Asian American Women Artists Association - Room 317
Greater Than 3+1: Traversing Through Walls Four Asian American women artists come together in this group exhibit to take on the mantle of representing a lesser known voice in the American Art landscape. Kudos to the exhibition producers for creating this opportunity that encourages a dialogue aimed at breaking down stereotypes, both nuanced and overt. Asian American Women Artists Association is dedicated to ensuring the visibility of Asian American women artists and their culturally rich expressions.
These artists seamlessly combine commercial art appeal with socially conscious art work. Their powerful art tells stories of cultural and generational trauma, hopes, and dreams. In the current political environment, this exhibit takes on the vital role of using the arts to teach compassion, inspire curiosity, provoke emotionally moving dialogue, and build new networks. This exhibit is a pathway for Asian American women’s voices to traverse beyond traditional walls.
Cynthia Tom creates vibrant, colorful paintings of her female ancestors inside surreal landscapes, spiritually rewriting or re-wishing their foundation of trauma to that of joy. Surreal images of women and outlandishly imagined fashion attract viewers to her work, inspiring them to learn the cultural back stories. She shares her intimate family stories in little hand sewn pillows to focus on modern day human trafficking with the hopes of spurring civic engagement.
Maggie Yee is a visual story teller of her reactions to personal experiences and environment. In one series, she honors her father’s visits to Honolulu's hostess bars by painting portraits of the hostess women who kept him company during his single life. Maggie’s fictitious character, Sedated Maggie, plays herself on an adventure in her dreams. She plays with found objects as a narrator with boxes, giving us a way to delight in things that are tossed aside, teaching us to see the potential in everything.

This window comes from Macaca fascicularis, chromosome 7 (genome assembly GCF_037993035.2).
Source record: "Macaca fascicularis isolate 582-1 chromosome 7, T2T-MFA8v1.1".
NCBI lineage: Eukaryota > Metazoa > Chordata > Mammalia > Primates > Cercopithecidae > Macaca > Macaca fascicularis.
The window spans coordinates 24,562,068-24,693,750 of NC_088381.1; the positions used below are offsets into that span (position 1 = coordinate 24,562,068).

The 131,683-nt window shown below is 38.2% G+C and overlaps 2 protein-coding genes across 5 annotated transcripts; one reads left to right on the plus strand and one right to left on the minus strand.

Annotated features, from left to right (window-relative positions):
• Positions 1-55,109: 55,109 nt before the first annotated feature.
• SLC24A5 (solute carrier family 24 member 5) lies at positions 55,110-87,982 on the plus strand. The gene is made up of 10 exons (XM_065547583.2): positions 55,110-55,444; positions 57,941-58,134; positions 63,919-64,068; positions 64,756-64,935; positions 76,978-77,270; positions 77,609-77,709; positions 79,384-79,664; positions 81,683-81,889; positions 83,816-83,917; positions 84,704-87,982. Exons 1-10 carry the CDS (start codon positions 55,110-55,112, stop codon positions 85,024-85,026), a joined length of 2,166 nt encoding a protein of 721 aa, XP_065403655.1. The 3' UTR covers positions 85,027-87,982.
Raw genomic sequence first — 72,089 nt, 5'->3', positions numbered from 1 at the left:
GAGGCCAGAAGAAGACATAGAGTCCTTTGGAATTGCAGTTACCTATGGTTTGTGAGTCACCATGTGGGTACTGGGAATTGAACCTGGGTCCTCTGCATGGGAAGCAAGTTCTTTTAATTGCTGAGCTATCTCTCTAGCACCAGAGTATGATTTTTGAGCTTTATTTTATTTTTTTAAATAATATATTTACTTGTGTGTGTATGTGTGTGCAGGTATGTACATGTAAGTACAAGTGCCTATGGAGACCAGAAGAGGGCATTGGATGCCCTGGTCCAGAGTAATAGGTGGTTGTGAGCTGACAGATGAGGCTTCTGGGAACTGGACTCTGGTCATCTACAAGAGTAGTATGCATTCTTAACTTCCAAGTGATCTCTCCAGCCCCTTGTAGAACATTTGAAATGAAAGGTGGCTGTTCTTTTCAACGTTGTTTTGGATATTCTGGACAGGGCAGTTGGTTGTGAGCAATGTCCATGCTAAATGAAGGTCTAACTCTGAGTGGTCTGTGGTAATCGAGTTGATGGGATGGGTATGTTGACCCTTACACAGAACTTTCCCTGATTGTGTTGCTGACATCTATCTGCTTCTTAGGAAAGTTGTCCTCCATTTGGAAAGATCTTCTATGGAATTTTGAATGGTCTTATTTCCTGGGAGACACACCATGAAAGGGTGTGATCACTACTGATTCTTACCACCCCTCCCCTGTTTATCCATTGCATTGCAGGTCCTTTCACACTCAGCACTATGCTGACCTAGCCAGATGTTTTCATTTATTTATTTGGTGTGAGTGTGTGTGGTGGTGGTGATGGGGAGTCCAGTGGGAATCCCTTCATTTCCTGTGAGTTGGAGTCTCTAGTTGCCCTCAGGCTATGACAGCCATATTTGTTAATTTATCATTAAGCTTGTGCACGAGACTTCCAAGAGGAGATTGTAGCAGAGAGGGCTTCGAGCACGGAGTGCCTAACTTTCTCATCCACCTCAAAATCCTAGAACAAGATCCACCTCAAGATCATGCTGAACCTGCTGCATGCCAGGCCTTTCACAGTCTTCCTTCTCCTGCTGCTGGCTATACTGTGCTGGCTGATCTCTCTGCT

Shari Arai Deboer is a master print-maker and watercolor artist who takes us on a journey of stories about her Japanese American heritage. She creates 2D vignettes, with imagery from her family nursery and the internment camp. Shari has developed a vocabulary of symbols that speaks of time, values, hidden stories, and our sense of strength and fragility, but always conveying a sense of quietness and reflection.
Susan Almazol explores her roots and shoots through ceramic sculpture. Her busts reveal the anguish of post-World War II Manila. Torsos revel in the traditional dances of her youth. Inverted legs form a harp with strings that twang to celebrate conquered pain. Now, female torsos venerate the aging process. Spirited stories are her hallmark.
For more information about AAWAA, please visit their website.